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Conclusions: Germany and UN Antiterrorism Efforts in the 1970s and Beyond

  • Bernhard Blumenau
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Abstract

The adoption of GA Resolution 34/146 marked an important accomplishment after almost a decade of antiterrorism negotiations at the United Nations (UN). However, it was not just a significant event for the UN but also a special moment for the Federal Republic of Germany (FRG). By passing the International Convention against the Taking of Hostages, Germany saw the result of an initiative it had introduced three years before. Given the lengthiness of the multilateral negotiations, this was still a remarkably short period for a subject as controversial as antiterrorism. Yet, the project was not guaranteed success from the very beginning. On several occasions, the initiative was on the brink of being aborted. This was because at times the differences seemed too large to overcome, while at other times, there simply did not seem to be enough support for the project, especially among Germany’s allies. That the convention was nevertheless adopted, despite the obstacles, is due to a combination of different factors.

Keywords

Foreign Policy United Nations Foreign Minister International Civil Aviation Organisation International Terrorism 
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Notes

  1. 1.
    For more information on the conventions, see, for instance, C. S. Thomas and M. J. Kirby, ‘The Convention for the Suppression of Unlawful Acts against the Safety of Civil Aviation’, The International and Comparative Law Quarterly 22, no. 1 (1973), 163–72.CrossRefGoogle Scholar
  2. 3.
    On the current negotiations, see, for instance, Mahmoud Hmoud, ‘Negotiating the Draft Comprehensive Convention on International Terrorism: Major Bones of Contention’, Journal of International Criminal Justice 4, no. 5 (2006), 1031–43CrossRefGoogle Scholar
  3. Ben Saul, ‘Attempts to Define Terrorism in International Law’, Netherlands International Law Review 52, no. 01 (2005), 57–83CrossRefGoogle Scholar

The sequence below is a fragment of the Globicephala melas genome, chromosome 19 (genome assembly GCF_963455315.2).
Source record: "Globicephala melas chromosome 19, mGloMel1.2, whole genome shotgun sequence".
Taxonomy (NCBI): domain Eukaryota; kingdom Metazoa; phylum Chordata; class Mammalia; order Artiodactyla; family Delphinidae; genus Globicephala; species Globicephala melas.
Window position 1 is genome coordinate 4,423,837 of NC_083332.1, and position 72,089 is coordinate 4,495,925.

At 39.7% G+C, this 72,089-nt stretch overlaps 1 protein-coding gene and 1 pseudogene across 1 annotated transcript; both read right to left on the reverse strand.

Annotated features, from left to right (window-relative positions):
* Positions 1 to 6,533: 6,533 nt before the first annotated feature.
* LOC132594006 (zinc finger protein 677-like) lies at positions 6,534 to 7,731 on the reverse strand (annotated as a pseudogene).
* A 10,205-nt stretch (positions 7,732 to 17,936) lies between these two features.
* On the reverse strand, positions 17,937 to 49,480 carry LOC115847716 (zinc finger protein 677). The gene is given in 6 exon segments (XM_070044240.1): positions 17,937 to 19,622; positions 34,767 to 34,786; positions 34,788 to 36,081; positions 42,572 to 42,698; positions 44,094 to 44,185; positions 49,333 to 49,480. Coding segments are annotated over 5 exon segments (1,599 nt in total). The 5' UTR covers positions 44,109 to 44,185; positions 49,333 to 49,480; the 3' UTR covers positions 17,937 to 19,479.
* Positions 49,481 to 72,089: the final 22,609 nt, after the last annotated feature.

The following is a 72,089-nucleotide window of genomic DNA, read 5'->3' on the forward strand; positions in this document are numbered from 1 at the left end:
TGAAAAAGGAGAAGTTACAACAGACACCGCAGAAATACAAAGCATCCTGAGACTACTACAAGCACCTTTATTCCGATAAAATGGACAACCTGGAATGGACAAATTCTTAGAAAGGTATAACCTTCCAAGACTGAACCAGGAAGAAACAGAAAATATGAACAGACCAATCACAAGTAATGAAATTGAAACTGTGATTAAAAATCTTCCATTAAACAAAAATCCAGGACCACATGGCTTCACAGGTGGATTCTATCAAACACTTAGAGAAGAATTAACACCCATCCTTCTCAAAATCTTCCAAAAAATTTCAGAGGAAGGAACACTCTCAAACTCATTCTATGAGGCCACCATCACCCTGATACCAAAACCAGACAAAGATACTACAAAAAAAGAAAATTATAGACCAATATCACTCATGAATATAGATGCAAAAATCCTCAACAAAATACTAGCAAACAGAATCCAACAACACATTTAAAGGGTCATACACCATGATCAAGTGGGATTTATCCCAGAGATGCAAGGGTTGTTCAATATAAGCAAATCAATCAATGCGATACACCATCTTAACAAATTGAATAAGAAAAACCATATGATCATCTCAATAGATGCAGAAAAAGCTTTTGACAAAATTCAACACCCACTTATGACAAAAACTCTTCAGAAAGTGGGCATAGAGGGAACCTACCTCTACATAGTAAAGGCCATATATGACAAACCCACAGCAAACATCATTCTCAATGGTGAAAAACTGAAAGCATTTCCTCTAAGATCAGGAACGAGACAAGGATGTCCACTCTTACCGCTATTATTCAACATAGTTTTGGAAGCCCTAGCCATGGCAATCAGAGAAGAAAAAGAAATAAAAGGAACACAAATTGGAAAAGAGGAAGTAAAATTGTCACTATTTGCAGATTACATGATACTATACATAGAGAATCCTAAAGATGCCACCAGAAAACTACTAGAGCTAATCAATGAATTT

4. Peter Romaniuk, Multilateral Counter-Terrorism. The Global Politics of Cooperation and Contestation (Oxon: Routledge, 2010), 55–108.Google Scholar
  5. 6.
    On general German foreign policy, see, for instance, Helga Haftendorn, Coming of Age. German Foreign Policy since 1945 (Lanham: Rowman and Littlefield Publishers, 2006)Google Scholar
  6. Gregor Schollgen, Die Außenpolitik der Bundesrepublik Deutschland. Von den Anfängen bis zur Gegenwart (Munich: Beck, 1999).Google Scholar
  7. 12.
    See, for instance, Malvina Halberstam, ‘Terrorism on the High Seas: The Achille Lauro, Piracy and the IMO Convention on Maritime Safety’, The American Journal of International Law 82, no. 2 (1988), 269–310CrossRefGoogle Scholar
  8. Glen Plant, ‘The Convention for the Suppression of Unlawful Acts against the Safety of Maritime Navigation’, The International and Comparative Law Quarterly 39, no. 1 (1990), 27–56CrossRefGoogle Scholar
  9. Helmut Tuerk, ‘Combating Terrorism at Sea: The Suppression of Unlawful Acts against the Safety of Maritime Navigation’, Miami International & Comparative Law Review 15, no. 3 (2008), 337–68.Google Scholar
  10. 23.
    David C. Rapoport, ‘The Four Waves of Modern Terrorism’, in Attacking Terrorism. Elements of A Grand Strategy, (ed.) Audrey Kurth Cronin and James M. Ludes (Washington, D.C.: Georgetown University Press, 2004), 46–73.Google Scholar

Copyright information

© Bernhard Blumenau 2014

Authors and Affiliations

  • Bernhard Blumenau
    • 1
  1. 1.Graduate Institute of International and Development StudiesGenevaSwitzerland

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